process the C3H5(OH)3 becomes C3H5(NO3)3. C3H5(OH)3 + 3HNO3 =
C3H5(NO3)3+3 H2O. H2SO4 is used to absorb the H2O which is
formed. Nitro-glycerin, absorbed by gunpowder, diatomaceous
earth, sawdust, etc., forms dynamite. For obvious reasons the
pupil should not experiment with these substances.

318. Butter and Oleomargarine.--Milk contains minute particles of
fat, about 1/500 of an inch in diameter, which give it the
whitecolor. These particles are lighter than the containing
liquid, and rise to the top as cream. Churning unites the
particles more closely, and separates them from the buttermilk.
The flavor of butter is due to the presence of five or ten per
cent of butyric and other acids of the same series.

It was found that cows gave milk after they ceased to have food;
hence it was inferred that the milk was produced at the expense
of the cows' fat. Why could not butter be artificially made from
the same fat? It was but a step from fat to milk, as it was from
milk to butter. Oleomargarine, or butterine, was the result. Beef
fat, suet, is washed in water, ground to a pulp, and partially
melted and strained, the stearin is separated from the filtered
liquid and made into soap, and an oily liquid is left. This is
salted, colored with annotto, mixed with a certain portion of
milk, and churned. The product is scarcely distinguishable from
butter, and is chemically nearly identical with it, though less
likely to become rancid from the absence of certain fatty acids;
its cost is perhaps one-third as much as that of butter.

Chapter LVIII

CARBO-HYDRATES.

319. Carbon and Water.--Some very important organic compounds
have H and O, in the proper proportion to form water, united with
C. The three leading ones are sugar, C12H22O11 or C12(H2O)11,
starch, C6H10O6, or ?, and cellulose, C18H30O15 or ?. Note the
significance of the name carbo-hydrates as applied to them.

320. Sugars may be divided into two classes,--the sucroses,
C12H22O11, and the glucoses, C6H12O6. Sucrose, the principal
member of the first class, is obtained from the juice of the
maple, the palm, the beet and the sugarcane; in Europe largely
from the beet, in America from cane. Granulated sugar is that
which has been refined; brown sugar is the unrefined. From the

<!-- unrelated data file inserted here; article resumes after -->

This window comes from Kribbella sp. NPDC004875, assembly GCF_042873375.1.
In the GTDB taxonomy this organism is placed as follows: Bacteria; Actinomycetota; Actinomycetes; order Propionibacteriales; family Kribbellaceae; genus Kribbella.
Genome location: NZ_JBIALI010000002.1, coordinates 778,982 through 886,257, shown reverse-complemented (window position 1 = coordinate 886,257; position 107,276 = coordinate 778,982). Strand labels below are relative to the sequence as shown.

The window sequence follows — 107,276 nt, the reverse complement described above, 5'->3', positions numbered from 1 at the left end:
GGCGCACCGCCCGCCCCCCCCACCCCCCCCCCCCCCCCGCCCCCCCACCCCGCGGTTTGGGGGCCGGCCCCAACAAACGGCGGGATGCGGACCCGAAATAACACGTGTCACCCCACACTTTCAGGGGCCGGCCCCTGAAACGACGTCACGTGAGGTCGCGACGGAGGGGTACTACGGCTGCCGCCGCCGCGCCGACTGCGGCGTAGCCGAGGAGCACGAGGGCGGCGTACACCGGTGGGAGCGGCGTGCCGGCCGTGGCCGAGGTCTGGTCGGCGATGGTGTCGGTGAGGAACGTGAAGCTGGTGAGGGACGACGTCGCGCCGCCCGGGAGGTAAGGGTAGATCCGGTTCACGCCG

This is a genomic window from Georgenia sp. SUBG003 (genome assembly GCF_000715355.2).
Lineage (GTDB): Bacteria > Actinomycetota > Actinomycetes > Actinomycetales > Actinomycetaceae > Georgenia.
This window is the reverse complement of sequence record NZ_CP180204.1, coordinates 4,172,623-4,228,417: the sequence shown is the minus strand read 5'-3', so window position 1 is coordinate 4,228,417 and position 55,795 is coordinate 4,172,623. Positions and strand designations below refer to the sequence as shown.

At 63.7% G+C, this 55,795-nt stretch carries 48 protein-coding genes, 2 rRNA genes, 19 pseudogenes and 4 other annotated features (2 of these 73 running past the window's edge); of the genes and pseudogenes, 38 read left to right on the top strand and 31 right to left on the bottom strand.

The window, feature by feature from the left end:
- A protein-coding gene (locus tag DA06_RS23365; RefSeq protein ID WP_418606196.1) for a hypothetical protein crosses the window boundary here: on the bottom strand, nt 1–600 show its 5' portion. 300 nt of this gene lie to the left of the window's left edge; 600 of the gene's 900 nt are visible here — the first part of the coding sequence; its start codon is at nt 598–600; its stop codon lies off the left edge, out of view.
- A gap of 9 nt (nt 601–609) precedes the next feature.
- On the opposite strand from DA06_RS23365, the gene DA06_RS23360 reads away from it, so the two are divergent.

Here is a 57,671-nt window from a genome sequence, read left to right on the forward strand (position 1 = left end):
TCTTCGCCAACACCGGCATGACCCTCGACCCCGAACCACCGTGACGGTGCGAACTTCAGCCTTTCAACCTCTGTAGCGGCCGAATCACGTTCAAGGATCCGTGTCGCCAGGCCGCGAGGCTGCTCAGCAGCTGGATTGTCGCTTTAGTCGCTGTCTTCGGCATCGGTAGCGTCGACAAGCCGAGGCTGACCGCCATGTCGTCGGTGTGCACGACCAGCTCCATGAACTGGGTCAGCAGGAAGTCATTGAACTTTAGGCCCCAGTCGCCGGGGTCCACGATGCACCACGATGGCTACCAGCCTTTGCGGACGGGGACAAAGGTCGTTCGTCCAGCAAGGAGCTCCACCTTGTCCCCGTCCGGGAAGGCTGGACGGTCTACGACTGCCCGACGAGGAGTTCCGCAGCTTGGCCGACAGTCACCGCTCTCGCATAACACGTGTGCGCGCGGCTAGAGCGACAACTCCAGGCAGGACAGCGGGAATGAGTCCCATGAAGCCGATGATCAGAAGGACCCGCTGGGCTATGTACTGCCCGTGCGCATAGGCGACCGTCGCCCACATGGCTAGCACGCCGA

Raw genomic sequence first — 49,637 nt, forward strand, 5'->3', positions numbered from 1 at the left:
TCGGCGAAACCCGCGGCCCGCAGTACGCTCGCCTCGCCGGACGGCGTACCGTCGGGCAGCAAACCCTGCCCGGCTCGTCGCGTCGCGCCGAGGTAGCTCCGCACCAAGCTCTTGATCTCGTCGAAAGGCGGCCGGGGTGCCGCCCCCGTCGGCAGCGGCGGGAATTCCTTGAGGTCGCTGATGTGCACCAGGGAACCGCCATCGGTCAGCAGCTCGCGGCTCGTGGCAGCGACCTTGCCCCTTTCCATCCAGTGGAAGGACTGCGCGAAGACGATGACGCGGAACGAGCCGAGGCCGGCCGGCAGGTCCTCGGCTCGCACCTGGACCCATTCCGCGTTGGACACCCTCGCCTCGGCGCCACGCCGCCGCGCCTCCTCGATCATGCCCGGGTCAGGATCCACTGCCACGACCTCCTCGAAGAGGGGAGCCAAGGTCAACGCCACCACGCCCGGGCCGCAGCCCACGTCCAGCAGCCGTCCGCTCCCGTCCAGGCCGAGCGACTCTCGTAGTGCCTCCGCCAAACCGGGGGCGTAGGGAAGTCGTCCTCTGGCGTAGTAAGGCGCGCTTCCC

sap evaporated by boiling, brown sugar crystallizes, leaving
molasses, which contains glucose and other substances. Good
molasses has but a small percentage of glucose. To refine brown
sugar it is dissolved in water, a small quantity of blood is
added to remove certain vegetable substances, after which it is
filtered through animal charcoal, i.e. bone-black, a process
which takes out the coloring-matter. The water is then evaporated
in vacuum-pans, so as to boil at about 74 degrees and to prevent
conversion into grape sugar. By this process much glucose or
syrup is formed, which is separated from the crystalline sucrose
by rapidly revolving centrifugal machines. Great quantities of
sucrose are used for food by all civilized nations. A single
refinery in New York purifies 2,000,000 pounds per day.

321. Glucose, or invert sugar, the principal member of the second
class, consists of two distinct kinds of sugar, --dextrose and
levulose. These differ in certain properties, but have the same
symbol. Both are found in equal parts in ripe fruits, while
sucrose occurs in the unripe. Honey contains these three kinds of
sugar.

Sucrose, by the action of heat, weak acids, or ferments, may be
resolved into the other two varieties. C12H22O11 + H2O = C6H12O6
+ C6H12O6. No mode of reversing this process, or of transforming
glucose into sucrose is known. Glucose is easily made from starch
or from the cellulose in cotton rags, sawdust, etc. If boiled
with dilute H2SO4 starch takes up water and becomes glucose.
C6H10O5 + H2O = C6H12O6.

CaCO3 is added to precipitate the H2SO4, which remains unchanged.
State the reaction. The product is filtered and the filtrate is
evaporated. Much glucose is made from the starch of corn and
potatoes.

322. Starch is found in all plants, especially in grains, seeds,
and tubers. Green plants--those containing chlorophyll--
manufacture their own starch from CO2 and H2O. These chlorophyll
grains are the plant's chemical laboratories, and hundreds of
thousands of them exist in every leaf. CO2 and a very little H2O
enter the leaf from the air, H2O being also drawn up through the
root and stem from the earth. In some unknown way in the leaf,
light has the power of synthesizing these into starch and setting
free O, which is returned to the atmosphere.6 CO2 + 5 H2O =
C6H10O5 + 12 O. As no such change takes place in darkness, all
green plants must have light. Parasitic plants, which are usually
colorless, obtain starch ready-made from those on which they
feed.

323. Uses.--Glucose is used in the manufacture of alcohol and
cheap confectionery, and in adulterating sucrose. It is only two-
thirds as sweet as the latter. The seeds of all plants contain
starch for the germinating sprout to feed upon; but starch is
insoluble, and hence useless until it is converted into glucose.